At long last, I staggered into the staff room of my new school.
Due to the stringencies required for visas, I arrived in China roughly two weeks after training for the new school year had begun. Frantic emails were shunted in my direction every day from secretaries, from principals, from coworkers offering help and condolences and desperate pleas that I maybe get a move on.
My picture had clearly been passed around, as my principals shook my hand, the other grade one teachers gathered to celebrate my foretold arrival, and dozens of others cooed their appreciation at this droopy, wide-eyed newbie. Suddenly I was on a team of people discussing how best to perform sports hall duty at lunch, and whether or not paper was allowed, and how there was always paper to be picked up during PE class, and how that was not on, but maybe if they brought colouring books, or what if they wanted to write, and when did we blow the whistle exactly?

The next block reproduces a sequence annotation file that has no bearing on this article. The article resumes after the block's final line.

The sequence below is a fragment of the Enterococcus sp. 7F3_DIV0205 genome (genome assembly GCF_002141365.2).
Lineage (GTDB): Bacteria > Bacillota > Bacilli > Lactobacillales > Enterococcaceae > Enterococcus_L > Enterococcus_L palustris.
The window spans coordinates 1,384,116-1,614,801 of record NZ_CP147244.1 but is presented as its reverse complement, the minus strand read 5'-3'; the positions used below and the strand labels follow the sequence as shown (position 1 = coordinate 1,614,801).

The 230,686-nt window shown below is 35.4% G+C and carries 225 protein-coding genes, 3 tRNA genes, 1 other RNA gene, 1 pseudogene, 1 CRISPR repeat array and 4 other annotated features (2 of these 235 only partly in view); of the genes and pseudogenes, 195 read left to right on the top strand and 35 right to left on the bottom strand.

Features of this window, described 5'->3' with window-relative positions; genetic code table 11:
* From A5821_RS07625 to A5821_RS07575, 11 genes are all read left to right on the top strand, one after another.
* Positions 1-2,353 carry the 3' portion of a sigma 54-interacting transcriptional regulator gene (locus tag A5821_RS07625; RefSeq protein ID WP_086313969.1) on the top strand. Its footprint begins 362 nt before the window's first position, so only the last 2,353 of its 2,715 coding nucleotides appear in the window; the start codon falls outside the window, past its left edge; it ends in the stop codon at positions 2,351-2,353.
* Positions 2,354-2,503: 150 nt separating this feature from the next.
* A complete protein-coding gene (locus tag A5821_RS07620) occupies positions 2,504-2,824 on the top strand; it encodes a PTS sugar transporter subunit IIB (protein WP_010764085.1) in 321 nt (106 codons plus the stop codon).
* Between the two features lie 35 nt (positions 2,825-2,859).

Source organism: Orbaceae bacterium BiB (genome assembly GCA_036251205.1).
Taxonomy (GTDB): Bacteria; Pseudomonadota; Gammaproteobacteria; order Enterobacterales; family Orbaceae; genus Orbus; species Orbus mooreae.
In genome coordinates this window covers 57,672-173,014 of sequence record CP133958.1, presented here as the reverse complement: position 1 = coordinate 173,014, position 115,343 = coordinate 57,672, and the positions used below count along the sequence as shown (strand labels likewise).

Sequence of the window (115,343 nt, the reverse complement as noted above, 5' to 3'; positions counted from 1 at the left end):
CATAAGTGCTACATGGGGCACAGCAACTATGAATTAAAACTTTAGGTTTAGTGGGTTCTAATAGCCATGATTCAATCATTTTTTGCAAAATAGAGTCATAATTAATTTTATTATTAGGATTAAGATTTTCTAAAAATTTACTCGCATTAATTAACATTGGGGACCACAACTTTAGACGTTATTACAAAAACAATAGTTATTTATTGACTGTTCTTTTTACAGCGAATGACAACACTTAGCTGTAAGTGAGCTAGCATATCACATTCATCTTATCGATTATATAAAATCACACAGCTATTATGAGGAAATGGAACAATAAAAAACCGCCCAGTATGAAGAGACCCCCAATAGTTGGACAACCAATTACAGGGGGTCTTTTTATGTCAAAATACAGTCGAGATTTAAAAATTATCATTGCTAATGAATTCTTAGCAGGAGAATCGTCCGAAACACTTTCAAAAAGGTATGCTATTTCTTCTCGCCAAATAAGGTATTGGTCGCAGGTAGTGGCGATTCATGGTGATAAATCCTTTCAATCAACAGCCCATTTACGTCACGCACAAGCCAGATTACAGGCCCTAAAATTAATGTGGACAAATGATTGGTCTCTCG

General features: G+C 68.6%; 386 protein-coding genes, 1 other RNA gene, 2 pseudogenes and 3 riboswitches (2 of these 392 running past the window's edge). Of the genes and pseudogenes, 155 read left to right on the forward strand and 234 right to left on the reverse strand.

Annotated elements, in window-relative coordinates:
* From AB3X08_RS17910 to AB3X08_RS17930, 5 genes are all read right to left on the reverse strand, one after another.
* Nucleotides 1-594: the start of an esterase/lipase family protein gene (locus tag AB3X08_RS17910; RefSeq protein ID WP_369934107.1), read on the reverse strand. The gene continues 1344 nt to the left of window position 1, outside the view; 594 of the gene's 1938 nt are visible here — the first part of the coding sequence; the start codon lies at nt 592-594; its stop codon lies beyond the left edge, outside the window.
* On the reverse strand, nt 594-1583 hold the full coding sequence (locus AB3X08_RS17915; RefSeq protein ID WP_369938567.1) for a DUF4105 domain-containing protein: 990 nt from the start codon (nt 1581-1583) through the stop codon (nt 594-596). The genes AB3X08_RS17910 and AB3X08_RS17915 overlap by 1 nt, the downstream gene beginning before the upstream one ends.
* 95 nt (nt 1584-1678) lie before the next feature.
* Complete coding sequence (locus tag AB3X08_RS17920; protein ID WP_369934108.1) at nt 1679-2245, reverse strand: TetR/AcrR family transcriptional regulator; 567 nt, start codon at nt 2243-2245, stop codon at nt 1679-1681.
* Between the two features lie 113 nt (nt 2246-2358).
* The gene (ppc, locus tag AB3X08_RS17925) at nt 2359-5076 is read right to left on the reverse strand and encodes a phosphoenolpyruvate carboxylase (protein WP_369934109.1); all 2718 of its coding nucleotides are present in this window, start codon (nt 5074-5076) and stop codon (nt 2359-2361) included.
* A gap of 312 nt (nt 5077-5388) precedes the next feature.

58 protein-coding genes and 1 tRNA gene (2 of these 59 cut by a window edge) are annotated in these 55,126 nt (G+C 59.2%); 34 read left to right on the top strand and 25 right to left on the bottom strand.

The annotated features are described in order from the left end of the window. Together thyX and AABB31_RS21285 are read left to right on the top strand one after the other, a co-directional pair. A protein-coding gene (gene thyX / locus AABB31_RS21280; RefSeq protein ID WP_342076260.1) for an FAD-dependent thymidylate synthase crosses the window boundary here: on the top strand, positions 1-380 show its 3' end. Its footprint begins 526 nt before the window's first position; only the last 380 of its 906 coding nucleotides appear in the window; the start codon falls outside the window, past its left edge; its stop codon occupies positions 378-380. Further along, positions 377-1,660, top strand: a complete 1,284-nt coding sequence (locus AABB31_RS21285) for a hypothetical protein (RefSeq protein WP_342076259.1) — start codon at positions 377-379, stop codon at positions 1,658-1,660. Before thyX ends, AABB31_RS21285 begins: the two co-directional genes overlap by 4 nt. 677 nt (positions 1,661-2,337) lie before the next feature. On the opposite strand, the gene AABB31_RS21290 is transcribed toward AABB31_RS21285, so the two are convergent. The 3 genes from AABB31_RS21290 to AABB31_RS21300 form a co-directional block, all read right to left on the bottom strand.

An ocean of information crashed upon me. Schedules and curricula and class lists and furniture arrangements and duty rosters and names and names and names. I met nearly 50 people that day, and would remember the names of maybe four. I arrived in my classroom, Spartan and clean and mine, and was told to prepare.